Salmon book wins award

Freeman House, author of Totem Salmon: Life Lessons from Another Species, was awarded the annual best nonfiction award by the Bay Area Book Reviewers Association March 15 in San Francisco.

The association looks to highlight the best of the year's books by northern California authors and to strengthen the vitality of the region's writing and publishing.

House, a former commercial salmon fisherman is cofounder of the Mattole Watershed Salmon Support Group and of the Mattole Restoration Council. Totem Salmon was his first book and was published in 1999.

House will read from Totem Salmon today from 4-6 p.m. at HSU's Goodwin Forum. The event is sponsored by the English department's Visiting Writer's Series. It also features another Petrolia author, Seth Zuckerman, the editor of Salmon Nation.



Good economic tidings

Humboldt State University Professor Steven Hackett had the pleasant duty of being a bearer of good tidings this week when he released his latest report of Humboldt County economic indicators.

The indicators show modest growth through the month of February, with the economy in Hackett's words "pretty much doing exactly what we would expect it to do."

Although employment growth remained "modest," Hackett said the situation is much improved.

"Humboldt County's unemployment rate is considerably better than it has been at almost any time in the last 20 years." He suggested that the upswing was due to both gradual economic growth and a change from lumber-based manufacturing to the service sector.

There was one big surprise in the report -- the jump in home purchases in Humboldt County. The number of home sales was 30 percent higher than at this time last year and 102 percent higher than in 1998. This is in spite of an increase in mortgage rates due to raises in the borrowing rate for banks by the Federal Reserve.

The jump may be due to another bit of good news for Humboldt County residents: Home prices here remain relatively low. Deborah Keeth, assistant director of the economic indicator study, reported that the median home price in Humboldt County was $125,000. By comparison, the national median price is $131,000, and the median price of a home in wealthier parts of the state was as high as $890,000.



Activist must pay fees

Local activist Bob Martel received an expensive setback this week in his ongoing battle against Pacific Lumber and its parent company, MAXXAM. The 5th Circuit Court of Appeals rejected Martel's appeal to an earlier decision in MAXXAM's favor and ordered him to pay the company legal fees of more than $110,000.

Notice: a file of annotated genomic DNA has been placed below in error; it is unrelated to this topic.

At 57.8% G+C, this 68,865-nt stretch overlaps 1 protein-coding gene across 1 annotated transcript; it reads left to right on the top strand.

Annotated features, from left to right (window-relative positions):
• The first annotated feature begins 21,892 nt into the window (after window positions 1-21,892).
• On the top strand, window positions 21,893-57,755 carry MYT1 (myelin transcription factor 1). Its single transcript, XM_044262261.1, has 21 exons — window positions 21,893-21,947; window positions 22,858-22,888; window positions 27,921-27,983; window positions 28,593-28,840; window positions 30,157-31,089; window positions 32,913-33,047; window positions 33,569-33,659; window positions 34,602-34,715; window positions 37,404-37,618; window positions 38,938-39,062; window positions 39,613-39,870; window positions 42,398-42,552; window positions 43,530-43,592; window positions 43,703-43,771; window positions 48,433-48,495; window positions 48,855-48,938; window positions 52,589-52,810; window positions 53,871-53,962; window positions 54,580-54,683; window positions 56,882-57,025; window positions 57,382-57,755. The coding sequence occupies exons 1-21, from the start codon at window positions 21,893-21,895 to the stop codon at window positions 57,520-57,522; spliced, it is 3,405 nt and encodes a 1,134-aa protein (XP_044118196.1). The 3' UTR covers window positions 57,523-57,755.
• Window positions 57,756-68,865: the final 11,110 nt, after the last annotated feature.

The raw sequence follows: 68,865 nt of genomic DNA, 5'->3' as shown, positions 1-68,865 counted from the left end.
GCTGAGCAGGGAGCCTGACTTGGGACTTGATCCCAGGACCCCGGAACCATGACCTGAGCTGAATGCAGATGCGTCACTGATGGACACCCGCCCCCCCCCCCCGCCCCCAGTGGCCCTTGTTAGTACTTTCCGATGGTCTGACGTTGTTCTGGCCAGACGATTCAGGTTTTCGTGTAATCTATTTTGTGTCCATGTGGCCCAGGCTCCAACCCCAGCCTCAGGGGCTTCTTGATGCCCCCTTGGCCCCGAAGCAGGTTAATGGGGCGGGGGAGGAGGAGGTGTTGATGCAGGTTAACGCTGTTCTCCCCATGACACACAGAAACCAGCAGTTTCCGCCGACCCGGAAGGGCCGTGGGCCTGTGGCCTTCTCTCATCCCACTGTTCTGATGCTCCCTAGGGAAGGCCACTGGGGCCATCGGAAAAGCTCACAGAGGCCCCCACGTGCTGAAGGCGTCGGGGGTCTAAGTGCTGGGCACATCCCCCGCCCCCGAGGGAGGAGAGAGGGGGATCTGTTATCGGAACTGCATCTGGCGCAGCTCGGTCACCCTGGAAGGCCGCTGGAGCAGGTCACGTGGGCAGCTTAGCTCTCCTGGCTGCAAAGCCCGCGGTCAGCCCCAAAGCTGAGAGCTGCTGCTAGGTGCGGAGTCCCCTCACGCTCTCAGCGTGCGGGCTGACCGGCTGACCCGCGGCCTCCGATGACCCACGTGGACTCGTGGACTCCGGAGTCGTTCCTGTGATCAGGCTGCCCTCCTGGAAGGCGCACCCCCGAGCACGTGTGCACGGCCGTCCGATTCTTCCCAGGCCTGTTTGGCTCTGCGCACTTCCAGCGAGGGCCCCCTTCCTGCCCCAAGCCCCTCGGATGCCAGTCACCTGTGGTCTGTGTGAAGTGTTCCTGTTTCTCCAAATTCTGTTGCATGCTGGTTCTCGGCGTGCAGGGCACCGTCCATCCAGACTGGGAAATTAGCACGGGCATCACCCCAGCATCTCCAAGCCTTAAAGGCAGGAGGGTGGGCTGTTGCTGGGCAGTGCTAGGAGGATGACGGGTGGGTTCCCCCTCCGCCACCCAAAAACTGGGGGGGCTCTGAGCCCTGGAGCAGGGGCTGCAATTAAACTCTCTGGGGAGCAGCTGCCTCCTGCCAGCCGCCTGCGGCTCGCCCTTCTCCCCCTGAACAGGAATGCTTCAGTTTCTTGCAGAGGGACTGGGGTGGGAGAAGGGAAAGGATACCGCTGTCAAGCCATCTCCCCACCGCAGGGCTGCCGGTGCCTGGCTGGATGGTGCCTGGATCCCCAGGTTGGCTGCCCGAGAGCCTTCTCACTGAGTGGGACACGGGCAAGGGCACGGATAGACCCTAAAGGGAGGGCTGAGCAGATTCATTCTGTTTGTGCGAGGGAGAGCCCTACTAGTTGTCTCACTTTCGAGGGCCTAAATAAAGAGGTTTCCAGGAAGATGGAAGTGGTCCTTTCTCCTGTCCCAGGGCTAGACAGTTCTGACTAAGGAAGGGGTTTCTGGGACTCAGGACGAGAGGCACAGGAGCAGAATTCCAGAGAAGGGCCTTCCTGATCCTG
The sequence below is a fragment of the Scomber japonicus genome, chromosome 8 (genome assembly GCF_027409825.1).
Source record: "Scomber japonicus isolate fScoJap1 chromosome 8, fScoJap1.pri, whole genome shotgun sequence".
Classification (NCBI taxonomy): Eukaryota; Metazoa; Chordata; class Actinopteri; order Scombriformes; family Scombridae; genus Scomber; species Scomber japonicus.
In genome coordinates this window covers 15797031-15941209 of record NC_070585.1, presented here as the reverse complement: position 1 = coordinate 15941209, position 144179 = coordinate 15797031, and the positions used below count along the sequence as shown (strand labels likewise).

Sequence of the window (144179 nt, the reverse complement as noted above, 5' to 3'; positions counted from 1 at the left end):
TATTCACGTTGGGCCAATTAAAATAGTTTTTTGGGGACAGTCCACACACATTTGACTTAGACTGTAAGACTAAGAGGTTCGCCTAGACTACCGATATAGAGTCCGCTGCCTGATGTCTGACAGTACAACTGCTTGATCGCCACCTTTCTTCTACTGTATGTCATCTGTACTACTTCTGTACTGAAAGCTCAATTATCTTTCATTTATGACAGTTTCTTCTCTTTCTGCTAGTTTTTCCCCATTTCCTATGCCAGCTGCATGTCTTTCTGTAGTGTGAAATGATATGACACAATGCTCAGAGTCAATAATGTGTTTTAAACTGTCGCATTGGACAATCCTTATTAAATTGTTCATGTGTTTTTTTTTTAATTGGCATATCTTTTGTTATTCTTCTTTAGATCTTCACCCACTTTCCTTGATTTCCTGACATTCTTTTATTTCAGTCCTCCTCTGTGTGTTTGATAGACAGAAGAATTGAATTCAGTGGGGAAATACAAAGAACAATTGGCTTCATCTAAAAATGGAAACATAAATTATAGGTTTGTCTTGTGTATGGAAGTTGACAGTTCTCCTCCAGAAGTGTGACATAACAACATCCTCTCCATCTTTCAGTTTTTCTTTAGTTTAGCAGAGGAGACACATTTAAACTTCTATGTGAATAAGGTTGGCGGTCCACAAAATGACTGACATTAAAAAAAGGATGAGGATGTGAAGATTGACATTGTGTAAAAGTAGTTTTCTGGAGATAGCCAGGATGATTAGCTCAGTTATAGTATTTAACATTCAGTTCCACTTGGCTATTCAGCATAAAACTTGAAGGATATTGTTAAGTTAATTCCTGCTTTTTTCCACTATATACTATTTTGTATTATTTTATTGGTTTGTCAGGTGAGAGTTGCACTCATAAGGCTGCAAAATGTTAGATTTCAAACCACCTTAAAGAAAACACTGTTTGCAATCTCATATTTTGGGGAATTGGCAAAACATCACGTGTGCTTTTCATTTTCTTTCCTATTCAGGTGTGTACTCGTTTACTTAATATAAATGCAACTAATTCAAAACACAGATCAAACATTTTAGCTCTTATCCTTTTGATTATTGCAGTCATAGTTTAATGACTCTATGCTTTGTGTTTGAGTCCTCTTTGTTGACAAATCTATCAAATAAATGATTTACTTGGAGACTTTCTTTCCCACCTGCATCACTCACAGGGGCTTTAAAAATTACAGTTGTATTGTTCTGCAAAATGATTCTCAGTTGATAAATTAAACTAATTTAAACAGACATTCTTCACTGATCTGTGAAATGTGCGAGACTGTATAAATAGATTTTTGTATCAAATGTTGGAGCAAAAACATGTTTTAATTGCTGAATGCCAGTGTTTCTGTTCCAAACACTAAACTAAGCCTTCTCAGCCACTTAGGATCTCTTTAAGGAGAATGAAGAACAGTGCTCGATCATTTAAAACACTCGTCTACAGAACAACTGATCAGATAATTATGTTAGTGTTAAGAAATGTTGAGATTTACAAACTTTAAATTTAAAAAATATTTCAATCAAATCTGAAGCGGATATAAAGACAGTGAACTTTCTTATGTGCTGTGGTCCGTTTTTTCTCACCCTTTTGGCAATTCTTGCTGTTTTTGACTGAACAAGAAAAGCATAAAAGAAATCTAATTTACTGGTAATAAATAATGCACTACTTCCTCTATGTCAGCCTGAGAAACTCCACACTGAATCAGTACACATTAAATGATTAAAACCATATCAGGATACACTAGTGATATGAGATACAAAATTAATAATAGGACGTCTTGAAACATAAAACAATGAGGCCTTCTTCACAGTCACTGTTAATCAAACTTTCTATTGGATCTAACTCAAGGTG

The case concerns the failure in 1988 of a savings and loan association in which MAXXAM and its chairman, Charles Hurwitz, were investors. Martel contends that Hurwitz exercised control over the company; Hurwitz denies the charges. Related cases are still pending, but the court ruled that Martel's case was "frivolous."

Martel disputes that claim, saying that the suit cost him $250,000 and took five years of research. That, he said, "doesn't actually fit the definition of frivolous."

As to how he might pay the legal fees awarded by the court, Martel said he hasn't earned "more than six thousand dollars in a year in recent memory"

MAXXAM spokesman Josh Reiss said that the corporation intends to pursue the claim.



`Holy catastrophes!'

Could it happen? Could a large asteroid crash into the Earth within the next 10,000 years? Or even tonight?

College of the Redwoods astronomy professor Bob O'Connell will be answering questions like these in his presentation titled "Cosmic Catastrophes!" The free lecture will be presented at CR's Forum on Friday at 8 p.m.

O'Connell has been teaching at CR for 27 years and in his presentation he will look at the big bang theory, the sun metamorphosing into a Red Giant, supernovae phenomena and the possibility of asteroids crashing into Earth.



Nonprofits celebrate this week

Maybe they got help learning to read through a literacy program, maybe they got help in overcoming drug addiction, or maybe they were given the chance to save a life with the CPR they mastered.

More than 800 nonprofit organizations in Humboldt County are celebrating California Nonprofits and Philanthropy Week this week.

That's over 85% more nonprofits per capita than the state average, according to Barbara O'Neal of the Humboldt Area Foundation.

Nonprofits contribute over $115 million to the local economy, bring more than $85 million in grant money to the area, and employ 12 percent of the county's workforce, according to Barbara O'Neal of the Humboldt Area Foundation.

O'Neal said that the challenge for nonprofits in the future is going to be finding ways to work with sometimes unfriendly government and private business sectors of the economy.

"Working out the relationships and territories among those different players is going to be the big challenge," she said.